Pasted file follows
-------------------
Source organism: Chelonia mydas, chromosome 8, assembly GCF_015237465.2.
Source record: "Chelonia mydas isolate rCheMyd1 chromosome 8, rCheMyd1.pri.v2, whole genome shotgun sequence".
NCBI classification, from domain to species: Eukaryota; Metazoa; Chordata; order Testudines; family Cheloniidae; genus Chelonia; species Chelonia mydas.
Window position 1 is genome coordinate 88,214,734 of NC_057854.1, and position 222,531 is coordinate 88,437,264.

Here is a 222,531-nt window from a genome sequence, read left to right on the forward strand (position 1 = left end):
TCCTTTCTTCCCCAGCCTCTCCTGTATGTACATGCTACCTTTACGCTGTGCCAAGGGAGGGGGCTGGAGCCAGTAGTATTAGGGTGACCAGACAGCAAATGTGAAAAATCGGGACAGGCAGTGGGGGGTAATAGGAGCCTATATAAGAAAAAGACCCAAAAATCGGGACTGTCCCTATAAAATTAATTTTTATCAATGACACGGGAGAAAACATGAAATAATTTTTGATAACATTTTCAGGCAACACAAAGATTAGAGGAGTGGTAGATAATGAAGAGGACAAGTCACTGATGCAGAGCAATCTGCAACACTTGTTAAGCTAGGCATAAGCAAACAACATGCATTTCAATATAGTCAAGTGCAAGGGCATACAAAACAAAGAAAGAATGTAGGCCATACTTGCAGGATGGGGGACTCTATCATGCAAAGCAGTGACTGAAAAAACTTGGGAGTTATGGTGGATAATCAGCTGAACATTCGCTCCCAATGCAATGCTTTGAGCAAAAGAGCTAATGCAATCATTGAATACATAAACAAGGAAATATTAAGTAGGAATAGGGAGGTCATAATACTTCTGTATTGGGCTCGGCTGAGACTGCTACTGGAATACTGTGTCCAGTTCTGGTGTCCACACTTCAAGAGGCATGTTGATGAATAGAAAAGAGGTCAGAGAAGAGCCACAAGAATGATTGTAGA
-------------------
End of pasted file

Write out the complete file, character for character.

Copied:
Source organism: Chelonia mydas, chromosome 8, assembly GCF_015237465.2.
Source record: "Chelonia mydas isolate rCheMyd1 chromosome 8, rCheMyd1.pri.v2, whole genome shotgun sequence".
NCBI classification, from domain to species: Eukaryota; Metazoa; Chordata; order Testudines; family Cheloniidae; genus Chelonia; species Chelonia mydas.
Window position 1 is genome coordinate 88,214,734 of NC_057854.1, and position 222,531 is coordinate 88,437,264.

Here is a 222,531-nt window from a genome sequence, read left to right on the forward strand (position 1 = left end):
TCCTTTCTTCCCCAGCCTCTCCTGTATGTACATGCTACCTTTACGCTGTGCCAAGGGAGGGGGCTGGAGCCAGTAGTATTAGGGTGACCAGACAGCAAATGTGAAAAATCGGGACAGGCAGTGGGGGGTAATAGGAGCCTATATAAGAAAAAGACCCAAAAATCGGGACTGTCCCTATAAAATTAATTTTTATCAATGACACGGGAGAAAACATGAAATAATTTTTGATAACATTTTCAGGCAACACAAAGATTAGAGGAGTGGTAGATAATGAAGAGGACAAGTCACTGATGCAGAGCAATCTGCAACACTTGTTAAGCTAGGCATAAGCAAACAACATGCATTTCAATATAGTCAAGTGCAAGGGCATACAAAACAAAGAAAGAATGTAGGCCATACTTGCAGGATGGGGGACTCTATCATGCAAAGCAGTGACTGAAAAAACTTGGGAGTTATGGTGGATAATCAGCTGAACATTCGCTCCCAATGCAATGCTTTGAGCAAAAGAGCTAATGCAATCATTGAATACATAAACAAGGAAATATTAAGTAGGAATAGGGAGGTCATAATACTTCTGTATTGGGCTCGGCTGAGACTGCTACTGGAATACTGTGTCCAGTTCTGGTGTCCACACTTCAAGAGGCATGTTGATGAATAGAAAAGAGGTCAGAGAAGAGCCACAAGAATGATTGTAGA